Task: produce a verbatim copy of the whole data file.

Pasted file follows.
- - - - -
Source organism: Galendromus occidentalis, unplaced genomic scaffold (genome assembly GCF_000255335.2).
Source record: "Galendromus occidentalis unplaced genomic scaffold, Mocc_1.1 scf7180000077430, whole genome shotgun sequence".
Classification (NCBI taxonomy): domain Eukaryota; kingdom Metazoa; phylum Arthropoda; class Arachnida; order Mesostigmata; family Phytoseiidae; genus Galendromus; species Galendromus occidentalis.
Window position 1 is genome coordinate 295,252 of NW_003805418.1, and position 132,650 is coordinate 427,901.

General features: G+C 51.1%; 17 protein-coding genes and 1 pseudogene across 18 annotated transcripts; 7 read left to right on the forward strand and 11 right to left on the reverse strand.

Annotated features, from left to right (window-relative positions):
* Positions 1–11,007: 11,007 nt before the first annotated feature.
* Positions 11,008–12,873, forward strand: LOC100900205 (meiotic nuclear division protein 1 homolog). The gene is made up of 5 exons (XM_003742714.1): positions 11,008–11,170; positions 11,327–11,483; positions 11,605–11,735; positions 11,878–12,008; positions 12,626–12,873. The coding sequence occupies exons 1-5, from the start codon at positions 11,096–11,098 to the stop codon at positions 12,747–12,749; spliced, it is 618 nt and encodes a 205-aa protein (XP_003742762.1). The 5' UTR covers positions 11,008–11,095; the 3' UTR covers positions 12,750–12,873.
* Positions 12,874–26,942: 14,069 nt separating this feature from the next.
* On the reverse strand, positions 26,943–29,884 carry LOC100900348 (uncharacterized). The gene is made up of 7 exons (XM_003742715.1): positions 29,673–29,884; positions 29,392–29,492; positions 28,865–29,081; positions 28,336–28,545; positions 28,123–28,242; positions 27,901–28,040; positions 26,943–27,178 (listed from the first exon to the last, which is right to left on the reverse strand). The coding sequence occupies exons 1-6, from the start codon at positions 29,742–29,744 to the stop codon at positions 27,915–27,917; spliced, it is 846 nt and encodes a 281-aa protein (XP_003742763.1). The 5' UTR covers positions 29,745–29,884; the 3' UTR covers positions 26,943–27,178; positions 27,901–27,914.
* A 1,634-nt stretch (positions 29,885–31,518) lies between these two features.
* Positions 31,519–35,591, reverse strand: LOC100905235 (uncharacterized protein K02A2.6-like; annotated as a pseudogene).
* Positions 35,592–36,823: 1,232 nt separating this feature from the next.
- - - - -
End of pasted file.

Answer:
Source organism: Galendromus occidentalis, unplaced genomic scaffold (genome assembly GCF_000255335.2).
Source record: "Galendromus occidentalis unplaced genomic scaffold, Mocc_1.1 scf7180000077430, whole genome shotgun sequence".
Classification (NCBI taxonomy): domain Eukaryota; kingdom Metazoa; phylum Arthropoda; class Arachnida; order Mesostigmata; family Phytoseiidae; genus Galendromus; species Galendromus occidentalis.
Window position 1 is genome coordinate 295,252 of NW_003805418.1, and position 132,650 is coordinate 427,901.

General features: G+C 51.1%; 17 protein-coding genes and 1 pseudogene across 18 annotated transcripts; 7 read left to right on the forward strand and 11 right to left on the reverse strand.

Annotated features, from left to right (window-relative positions):
* Positions 1–11,007: 11,007 nt before the first annotated feature.
* Positions 11,008–12,873, forward strand: LOC100900205 (meiotic nuclear division protein 1 homolog). The gene is made up of 5 exons (XM_003742714.1): positions 11,008–11,170; positions 11,327–11,483; positions 11,605–11,735; positions 11,878–12,008; positions 12,626–12,873. The coding sequence occupies exons 1-5, from the start codon at positions 11,096–11,098 to the stop codon at positions 12,747–12,749; spliced, it is 618 nt and encodes a 205-aa protein (XP_003742762.1). The 5' UTR covers positions 11,008–11,095; the 3' UTR covers positions 12,750–12,873.
* Positions 12,874–26,942: 14,069 nt separating this feature from the next.
* On the reverse strand, positions 26,943–29,884 carry LOC100900348 (uncharacterized). The gene is made up of 7 exons (XM_003742715.1): positions 29,673–29,884; positions 29,392–29,492; positions 28,865–29,081; positions 28,336–28,545; positions 28,123–28,242; positions 27,901–28,040; positions 26,943–27,178 (listed from the first exon to the last, which is right to left on the reverse strand). The coding sequence occupies exons 1-6, from the start codon at positions 29,742–29,744 to the stop codon at positions 27,915–27,917; spliced, it is 846 nt and encodes a 281-aa protein (XP_003742763.1). The 5' UTR covers positions 29,745–29,884; the 3' UTR covers positions 26,943–27,178; positions 27,901–27,914.
* A 1,634-nt stretch (positions 29,885–31,518) lies between these two features.
* Positions 31,519–35,591, reverse strand: LOC100905235 (uncharacterized protein K02A2.6-like; annotated as a pseudogene).
* Positions 35,592–36,823: 1,232 nt separating this feature from the next.